How Tor helped catch the Harvard bomb threat suspect

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A student has been accused of emailing bomb threats at Harvard to delay final exams, but what’s more interesting is how he was caught.


A student named Eldo Kim has been accused of emailing bomb threats to Harvard University buildings to delay final exams. For anonymity and privacy advocates as well as practitioners of OPSEC (operational security), what’s more interesting is the way he was caught.

According to the criminal complaint by the U.S. attorney’s office in Massachusetts, the messages were allegedly sent around 8:30am on a Monday morning to offices including the Harvard University Police Department and Harvard Crimson. They originated from a service called GuerillaMail, which advertises disposable, temporary email addresses. According to the affidavit of FBI agent Thomas M. Dalton, “investigation yielded information that the person who sent the e-mail messages accessed Guerrilla Mail by using … Tor” and that “Harvard University was able to determine … Eldo Kim accessed Tor using Harvard’s wireless network.”

Tor is the premier online anonymity software browser, which routes a user’s connection through several “nodes” and, if used correctly, is able to conceal their true location and identity. So does this mean that Tor is broken? Not at all.

The affidavit is lacking in crucial detail about how Eldo Kim was identified, but here’s how it could have happened.

A Tor circuit is defined by the nodes that a message traverses and where it enters and exits, employing a concept called onion routing. While the list of Tor exit nodes is publicly available, “relays” where connections enter are known as well. The IP address of the exit node used by the suspect was included in a header labeled ‘X-Originating-IP,’ which is tacked onto emails sent from GuerillaMail by default, and that IP also would have appeared in their access logs. On the other hand the address of the entry node, and the suspect’s connection to it, could be observed by Harvard via metadata analysis of a traffic flow log on their network during the time in question. It’s trivial to correlate an IP address with Tor at either end of the equation.

Harvard University is presumed to retain logs of recent network activity, and furthermore, users of their Wi-Fi network are required to authenticate with their registered campus ID. It sounds like network administrators merely looked to see who was using the Tor protocol or connecting to a known Tor relay’s IP address at the time the emails were sent. They would have settled upon Kim because his identification and computer’s MAC address was attached to the activity, and the list of people accessing Tor on campus during that time-frame, and thus the number of suspects to be questioned, was probably very small.

Indeed, by looking at potential motive, the targeted buildings, and the time the emails were sent, authorities were likely able to drastically narrow their list of potential suspects, as security researcher @thegrugq noted.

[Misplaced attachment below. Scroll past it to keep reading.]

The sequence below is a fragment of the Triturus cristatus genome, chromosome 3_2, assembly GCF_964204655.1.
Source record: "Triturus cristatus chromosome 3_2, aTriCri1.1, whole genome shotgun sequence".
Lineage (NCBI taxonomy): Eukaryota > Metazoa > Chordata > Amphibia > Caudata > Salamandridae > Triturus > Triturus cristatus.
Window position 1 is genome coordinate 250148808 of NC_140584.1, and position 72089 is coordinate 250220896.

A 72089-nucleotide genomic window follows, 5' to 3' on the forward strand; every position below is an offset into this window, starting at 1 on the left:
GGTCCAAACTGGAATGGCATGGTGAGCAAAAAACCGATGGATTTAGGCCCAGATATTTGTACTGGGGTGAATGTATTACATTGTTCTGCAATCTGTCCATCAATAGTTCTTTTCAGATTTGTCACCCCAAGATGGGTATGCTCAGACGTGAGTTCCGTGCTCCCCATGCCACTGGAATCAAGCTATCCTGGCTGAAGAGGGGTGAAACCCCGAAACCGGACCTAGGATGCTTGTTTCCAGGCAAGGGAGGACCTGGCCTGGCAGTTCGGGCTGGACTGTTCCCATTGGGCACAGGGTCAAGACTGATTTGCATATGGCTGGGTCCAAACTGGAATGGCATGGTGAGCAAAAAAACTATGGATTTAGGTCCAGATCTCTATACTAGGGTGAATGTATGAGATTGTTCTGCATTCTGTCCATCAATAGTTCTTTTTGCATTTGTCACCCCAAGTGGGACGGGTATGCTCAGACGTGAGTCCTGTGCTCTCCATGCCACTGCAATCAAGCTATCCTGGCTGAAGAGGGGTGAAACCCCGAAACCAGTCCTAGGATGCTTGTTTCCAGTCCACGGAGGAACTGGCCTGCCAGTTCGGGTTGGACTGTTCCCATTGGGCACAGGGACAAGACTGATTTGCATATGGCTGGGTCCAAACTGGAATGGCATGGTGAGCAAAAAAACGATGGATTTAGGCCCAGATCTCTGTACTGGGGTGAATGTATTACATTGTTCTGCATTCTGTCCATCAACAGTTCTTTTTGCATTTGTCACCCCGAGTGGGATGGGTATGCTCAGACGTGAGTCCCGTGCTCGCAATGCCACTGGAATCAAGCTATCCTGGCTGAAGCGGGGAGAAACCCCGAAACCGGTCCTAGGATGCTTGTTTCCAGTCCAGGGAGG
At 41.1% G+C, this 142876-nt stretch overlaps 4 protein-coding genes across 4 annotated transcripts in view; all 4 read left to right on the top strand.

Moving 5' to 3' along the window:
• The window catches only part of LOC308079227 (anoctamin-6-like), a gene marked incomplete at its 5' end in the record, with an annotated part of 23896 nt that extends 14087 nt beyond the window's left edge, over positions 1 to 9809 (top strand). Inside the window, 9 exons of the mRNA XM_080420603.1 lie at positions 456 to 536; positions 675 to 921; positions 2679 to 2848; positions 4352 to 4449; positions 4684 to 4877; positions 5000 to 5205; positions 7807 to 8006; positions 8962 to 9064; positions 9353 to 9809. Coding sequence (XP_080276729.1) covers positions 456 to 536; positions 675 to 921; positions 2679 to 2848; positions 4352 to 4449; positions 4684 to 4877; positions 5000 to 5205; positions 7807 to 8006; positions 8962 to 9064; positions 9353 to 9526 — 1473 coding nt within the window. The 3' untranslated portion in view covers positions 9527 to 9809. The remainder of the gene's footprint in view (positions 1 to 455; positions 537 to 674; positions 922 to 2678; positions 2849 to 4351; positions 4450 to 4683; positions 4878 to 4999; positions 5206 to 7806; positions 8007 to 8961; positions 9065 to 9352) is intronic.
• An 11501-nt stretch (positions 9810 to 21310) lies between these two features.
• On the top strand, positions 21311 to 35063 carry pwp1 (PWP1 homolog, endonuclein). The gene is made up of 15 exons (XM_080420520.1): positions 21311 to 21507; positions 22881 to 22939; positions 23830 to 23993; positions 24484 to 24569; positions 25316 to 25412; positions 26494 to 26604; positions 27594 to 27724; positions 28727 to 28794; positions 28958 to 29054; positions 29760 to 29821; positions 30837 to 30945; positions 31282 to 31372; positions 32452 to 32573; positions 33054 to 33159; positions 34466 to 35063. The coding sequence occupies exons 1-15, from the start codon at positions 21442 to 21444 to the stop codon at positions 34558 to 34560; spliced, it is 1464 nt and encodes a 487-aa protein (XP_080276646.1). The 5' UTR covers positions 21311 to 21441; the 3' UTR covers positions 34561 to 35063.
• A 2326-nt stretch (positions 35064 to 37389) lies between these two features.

The text of the actual bomb threat would have been indecipherable and unable to be captured as it traveled between Kim’s computer and the servers of GuerillaMail, since layers of encryption are applied to data in transit via Tor and they employ SSL/HTTPS on its website. GuerillaMail had little to offer the FBI other than the fact the message originated from Tor and when. Yet, after receipt of the email and determining it was from a Tor user, authorities were able to go back in time and correlate it with Tor activity on their network, without being certain about its content.

This raises important questions about the extent of logging and monitoring which is done by Harvard, and whether their practices are conducive to students’ privacy.

The policy, titled “Computer Rules and Responsibilities,” from Harvard’s IT department reads: “HUIT reserves the right to scan the Harvard network and systems connected to it to assist in identifying and protecting against exploitable security vulnerabilities (e.g., viruses) and to preserve network integrity and availability of resources (e.g., sufficient bandwidth).”

Upon being questioned by the FBI, Kim allegedly confessed. That’s crucial. Without an admission of guilt,  his actions would have been difficult to prove definitively, since he could have been accessing the Tor network for some other purpose. It seems as though the guy panicked about the exam, sent the emails at the last minute, but didn’t think it through.

Tor has seen efforts by the NSA to break it, which have not succeeded. Only in select cases using vulnerabilities that target Web browsers and servers, such as a high-profile Firefox JavaScript exploit used to shut down Freedom Hosting this past fall, have authorities been able to unmask Tor users.

Ultimately Kim may have been caught because he used Tor, rather than in spite of the fact he did.

A version of the article originally appeared on Wireless Fantasy. 

Photo by cthulhuwho1/Flickr (remix by Fernando Alfonso III) 

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